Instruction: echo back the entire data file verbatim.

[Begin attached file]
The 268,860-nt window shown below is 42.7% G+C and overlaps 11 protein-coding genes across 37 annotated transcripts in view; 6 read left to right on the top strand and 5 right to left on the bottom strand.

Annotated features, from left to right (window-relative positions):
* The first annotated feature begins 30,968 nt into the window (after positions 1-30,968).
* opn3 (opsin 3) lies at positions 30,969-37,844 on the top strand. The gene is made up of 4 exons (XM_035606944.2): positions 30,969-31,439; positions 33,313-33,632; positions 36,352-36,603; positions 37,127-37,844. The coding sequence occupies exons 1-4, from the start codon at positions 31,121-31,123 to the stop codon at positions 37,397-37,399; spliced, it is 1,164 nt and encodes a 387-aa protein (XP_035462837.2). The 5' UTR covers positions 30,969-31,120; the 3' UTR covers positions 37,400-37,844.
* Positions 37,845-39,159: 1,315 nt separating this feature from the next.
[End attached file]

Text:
The 268,860-nt window shown below is 42.7% G+C and overlaps 11 protein-coding genes across 37 annotated transcripts in view; 6 read left to right on the top strand and 5 right to left on the bottom strand.

Annotated features, from left to right (window-relative positions):
* The first annotated feature begins 30,968 nt into the window (after positions 1-30,968).
* opn3 (opsin 3) lies at positions 30,969-37,844 on the top strand. The gene is made up of 4 exons (XM_035606944.2): positions 30,969-31,439; positions 33,313-33,632; positions 36,352-36,603; positions 37,127-37,844. The coding sequence occupies exons 1-4, from the start codon at positions 31,121-31,123 to the stop codon at positions 37,397-37,399; spliced, it is 1,164 nt and encodes a 387-aa protein (XP_035462837.2). The 5' UTR covers positions 30,969-31,120; the 3' UTR covers positions 37,400-37,844.
* Positions 37,845-39,159: 1,315 nt separating this feature from the next.